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Sources of Stress

By: Janie Franz - Updated: 3 Dec 2010 | comments*Discuss
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Our stress can come from many sources. These sources are called stressors. They can be found in all areas of our lives. Stressors can come from outside sources internal perceptions, health and biology, major life changes, world concerns, new experiences, and even happy events.

Outside Stressors

Stressors can be events, people, the environment, or even objects. Having a car not start or getting an important document stuck in the feeder of a copy machine can all produce anxiety and more stress. We worry about being late for work or picking up children when the car won't start. Or, we worry about having to redo work when a document is damaged in the copy machine. When we are already stressful, these object stressors can make us explode.

Object stressors are just one kind of Outside Stressor that we experience. Others include work demands, employers, teachers, spouses, friends and their problems or demands, finances, and environmental concerns. Outside stressors can also include the consequences of our internal stressors. For example, behaviour such as smoking or gambling, though internally based, can produce results such as poor health or financial difficulties that can affect our work lives and those around us. Other people and institutions (banks, the medical profession, or employers) can then make more demands on us, compounding our stress.

Environmental Stressors, another Outside Stressor, can take the form of bad weather, pollution, or the work environment. It can even involve rush hour traffic or living in an area that isn't safe.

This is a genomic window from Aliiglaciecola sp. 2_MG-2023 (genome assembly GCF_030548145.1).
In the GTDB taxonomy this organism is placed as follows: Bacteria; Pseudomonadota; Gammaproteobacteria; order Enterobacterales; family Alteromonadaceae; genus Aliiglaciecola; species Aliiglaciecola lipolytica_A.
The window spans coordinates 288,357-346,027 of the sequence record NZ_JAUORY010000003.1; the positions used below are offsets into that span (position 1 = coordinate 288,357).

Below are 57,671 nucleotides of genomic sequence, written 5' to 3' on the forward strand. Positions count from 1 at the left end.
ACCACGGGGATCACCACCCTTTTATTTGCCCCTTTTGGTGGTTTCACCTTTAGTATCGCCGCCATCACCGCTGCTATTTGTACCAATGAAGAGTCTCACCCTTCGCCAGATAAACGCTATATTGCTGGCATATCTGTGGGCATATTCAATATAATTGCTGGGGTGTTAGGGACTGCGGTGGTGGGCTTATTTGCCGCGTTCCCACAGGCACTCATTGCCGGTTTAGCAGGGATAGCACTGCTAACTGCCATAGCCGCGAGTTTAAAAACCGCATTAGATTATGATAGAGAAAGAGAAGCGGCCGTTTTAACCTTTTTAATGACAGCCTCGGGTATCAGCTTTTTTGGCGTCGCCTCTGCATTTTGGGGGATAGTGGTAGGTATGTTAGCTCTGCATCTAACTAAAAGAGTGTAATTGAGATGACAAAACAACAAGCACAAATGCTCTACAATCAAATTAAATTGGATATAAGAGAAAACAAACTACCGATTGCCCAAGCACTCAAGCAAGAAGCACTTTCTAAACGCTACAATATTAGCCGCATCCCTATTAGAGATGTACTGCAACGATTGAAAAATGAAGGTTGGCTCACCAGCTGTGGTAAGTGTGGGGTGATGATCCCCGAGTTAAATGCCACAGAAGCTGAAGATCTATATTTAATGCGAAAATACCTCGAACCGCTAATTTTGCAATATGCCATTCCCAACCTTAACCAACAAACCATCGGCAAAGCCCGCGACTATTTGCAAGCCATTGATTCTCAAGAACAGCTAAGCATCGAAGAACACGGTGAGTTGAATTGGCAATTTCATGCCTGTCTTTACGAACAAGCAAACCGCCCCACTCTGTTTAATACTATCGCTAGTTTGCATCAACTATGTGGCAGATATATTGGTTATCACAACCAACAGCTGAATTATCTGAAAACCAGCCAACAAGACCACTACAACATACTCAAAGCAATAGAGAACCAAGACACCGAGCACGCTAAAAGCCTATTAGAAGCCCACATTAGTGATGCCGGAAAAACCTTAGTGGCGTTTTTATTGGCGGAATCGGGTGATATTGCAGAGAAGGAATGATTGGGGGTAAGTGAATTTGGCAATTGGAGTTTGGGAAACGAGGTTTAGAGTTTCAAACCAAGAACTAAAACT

Major life changes are a part of Outside Stressors. These can even be happy events like marriage or the birth of a child. Even moving or getting a promotion, though positive events, also come with added responsibilities and therefore more stress.

Finally, Global Stressors, a major type of Outside Stressor, is a factor of the age we live in. All over the world, people are concerned about terrorism and violence. They worry about loved ones in war zones. They worry about natural disasters. They worry about politics. All of these stressors produce stress.

Internal Stressors

Internal Stressors range from our perceptions, our health, to even our own biology. These stressors can also include risky behaviours. Perceptions that produce stress may be shaped from what we think others expect of us or think about us, as well as what we think of ourselves. Internal Stressors derived from biology can be the onset of puberty, pregnancy, or even aging.


Change is one of the most powerful Outside or Inside Stressors. It affects us when it is present and sometimes even when it is not. We can feel stress when we are in a routine, stuck in a job we don't like, or waiting for an opportunity to come. We may be impatient with ourselves when internal change isn’t happening or not happening fast enough. Change can then be a relief to us, relieving one kind of stress, even though it will bring its own new set of stressors.

Knowing what our stressors are can help us manage our stress. There are some things that we can change, but some things we can't. It is important to accept this and develop new skills to cope with them.

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